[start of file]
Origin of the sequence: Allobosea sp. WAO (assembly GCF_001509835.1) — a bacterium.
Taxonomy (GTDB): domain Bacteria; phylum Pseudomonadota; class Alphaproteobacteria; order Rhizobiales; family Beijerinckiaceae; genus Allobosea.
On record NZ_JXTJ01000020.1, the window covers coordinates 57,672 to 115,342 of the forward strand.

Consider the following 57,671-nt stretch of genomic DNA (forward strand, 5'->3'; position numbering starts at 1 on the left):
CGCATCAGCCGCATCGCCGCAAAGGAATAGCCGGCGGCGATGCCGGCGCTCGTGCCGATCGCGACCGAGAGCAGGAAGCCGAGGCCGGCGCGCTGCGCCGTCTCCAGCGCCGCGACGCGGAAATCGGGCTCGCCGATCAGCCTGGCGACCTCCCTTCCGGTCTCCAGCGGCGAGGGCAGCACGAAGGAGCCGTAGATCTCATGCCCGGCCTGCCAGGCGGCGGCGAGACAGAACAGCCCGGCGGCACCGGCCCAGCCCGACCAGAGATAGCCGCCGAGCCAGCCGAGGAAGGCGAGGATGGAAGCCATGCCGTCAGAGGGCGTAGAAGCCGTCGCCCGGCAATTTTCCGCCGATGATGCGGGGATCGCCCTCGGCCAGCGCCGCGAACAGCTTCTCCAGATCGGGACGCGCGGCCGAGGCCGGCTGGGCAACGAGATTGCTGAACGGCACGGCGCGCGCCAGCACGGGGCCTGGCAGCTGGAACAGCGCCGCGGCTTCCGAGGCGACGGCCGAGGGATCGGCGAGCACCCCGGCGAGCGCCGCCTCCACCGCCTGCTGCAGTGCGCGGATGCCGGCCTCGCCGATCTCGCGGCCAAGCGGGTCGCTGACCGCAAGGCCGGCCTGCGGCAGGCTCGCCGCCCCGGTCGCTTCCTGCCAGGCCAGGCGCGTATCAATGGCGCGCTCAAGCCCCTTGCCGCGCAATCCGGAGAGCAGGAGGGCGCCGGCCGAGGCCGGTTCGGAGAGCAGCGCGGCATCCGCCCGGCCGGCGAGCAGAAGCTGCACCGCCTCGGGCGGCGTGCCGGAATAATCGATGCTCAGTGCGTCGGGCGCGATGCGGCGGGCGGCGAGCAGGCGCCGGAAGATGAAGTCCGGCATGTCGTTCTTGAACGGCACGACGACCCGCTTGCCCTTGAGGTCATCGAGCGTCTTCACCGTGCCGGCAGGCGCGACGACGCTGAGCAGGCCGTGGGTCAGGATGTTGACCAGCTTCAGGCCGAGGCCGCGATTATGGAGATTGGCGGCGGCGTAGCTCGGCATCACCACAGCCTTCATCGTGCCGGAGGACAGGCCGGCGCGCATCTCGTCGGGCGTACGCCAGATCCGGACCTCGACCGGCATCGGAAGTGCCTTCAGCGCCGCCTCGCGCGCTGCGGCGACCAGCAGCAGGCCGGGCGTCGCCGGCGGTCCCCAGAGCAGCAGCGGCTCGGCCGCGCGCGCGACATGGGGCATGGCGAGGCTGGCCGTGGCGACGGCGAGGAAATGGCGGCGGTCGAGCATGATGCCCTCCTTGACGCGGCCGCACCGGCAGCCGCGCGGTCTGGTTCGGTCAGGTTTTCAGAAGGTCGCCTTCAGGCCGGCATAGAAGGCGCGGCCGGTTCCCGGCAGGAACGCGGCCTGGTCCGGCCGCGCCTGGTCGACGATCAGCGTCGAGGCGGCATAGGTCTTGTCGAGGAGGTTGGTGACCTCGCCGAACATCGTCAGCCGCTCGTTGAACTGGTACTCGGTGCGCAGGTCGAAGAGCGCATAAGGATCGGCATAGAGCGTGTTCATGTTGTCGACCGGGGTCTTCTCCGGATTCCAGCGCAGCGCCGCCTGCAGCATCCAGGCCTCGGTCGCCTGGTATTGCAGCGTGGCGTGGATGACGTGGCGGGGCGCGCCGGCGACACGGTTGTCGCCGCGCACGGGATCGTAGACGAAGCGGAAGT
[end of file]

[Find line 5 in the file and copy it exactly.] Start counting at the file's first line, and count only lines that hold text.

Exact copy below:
CGCATCAGCCGCATCGCCGCAAAGGAATAGCCGGCGGCGATGCCGGCGCTCGTGCCGATCGCGACCGAGAGCAGGAAGCCGAGGCCGGCGCGCTGCGCCGTCTCCAGCGCCGCGACGCGGAAATCGGGCTCGCCGATCAGCCTGGCGACCTCCCTTCCGGTCTCCAGCGGCGAGGGCAGCACGAAGGAGCCGTAGATCTCATGCCCGGCCTGCCAGGCGGCGGCGAGACAGAACAGCCCGGCGGCACCGGCCCAGCCCGACCAGAGATAGCCGCCGAGCCAGCCGAGGAAGGCGAGGATGGAAGCCATGCCGTCAGAGGGCGTAGAAGCCGTCGCCCGGCAATTTTCCGCCGATGATGCGGGGATCGCCCTCGGCCAGCGCCGCGAACAGCTTCTCCAGATCGGGACGCGCGGCCGAGGCCGGCTGGGCAACGAGATTGCTGAACGGCACGGCGCGCGCCAGCACGGGGCCTGGCAGCTGGAACAGCGCCGCGGCTTCCGAGGCGACGGCCGAGGGATCGGCGAGCACCCCGGCGAGCGCCGCCTCCACCGCCTGCTGCAGTGCGCGGATGCCGGCCTCGCCGATCTCGCGGCCAAGCGGGTCGCTGACCGCAAGGCCGGCCTGCGGCAGGCTCGCCGCCCCGGTCGCTTCCTGCCAGGCCAGGCGCGTATCAATGGCGCGCTCAAGCCCCTTGCCGCGCAATCCGGAGAGCAGGAGGGCGCCGGCCGAGGCCGGTTCGGAGAGCAGCGCGGCATCCGCCCGGCCGGCGAGCAGAAGCTGCACCGCCTCGGGCGGCGTGCCGGAATAATCGATGCTCAGTGCGTCGGGCGCGATGCGGCGGGCGGCGAGCAGGCGCCGGAAGATGAAGTCCGGCATGTCGTTCTTGAACGGCACGACGACCCGCTTGCCCTTGAGGTCATCGAGCGTCTTCACCGTGCCGGCAGGCGCGACGACGCTGAGCAGGCCGTGGGTCAGGATGTTGACCAGCTTCAGGCCGAGGCCGCGATTATGGAGATTGGCGGCGGCGTAGCTCGGCATCACCACAGCCTTCATCGTGCCGGAGGACAGGCCGGCGCGCATCTCGTCGGGCGTACGCCAGATCCGGACCTCGACCGGCATCGGAAGTGCCTTCAGCGCCGCCTCGCGCGCTGCGGCGACCAGCAGCAGGCCGGGCGTCGCCGGCGGTCCCCAGAGCAGCAGCGGCTCGGCCGCGCGCGCGACATGGGGCATGGCGAGGCTGGCCGTGGCGACGGCGAGGAAATGGCGGCGGTCGAGCATGATGCCCTCCTTGACGCGGCCGCACCGGCAGCCGCGCGGTCTGGTTCGGTCAGGTTTTCAGAAGGTCGCCTTCAGGCCGGCATAGAAGGCGCGGCCGGTTCCCGGCAGGAACGCGGCCTGGTCCGGCCGCGCCTGGTCGACGATCAGCGTCGAGGCGGCATAGGTCTTGTCGAGGAGGTTGGTGACCTCGCCGAACATCGTCAGCCGCTCGTTGAACTGGTACTCGGTGCGCAGGTCGAAGAGCGCATAAGGATCGGCATAGAGCGTGTTCATGTTGTCGACCGGGGTCTTCTCCGGATTCCAGCGCAGCGCCGCCTGCAGCATCCAGGCCTCGGTCGCCTGGTATTGCAGCGTGGCGTGGATGACGTGGCGGGGCGCGCCGGCGACACGGTTGTCGCCGCGCACGGGATCGTAGACGAAGCGGAAGT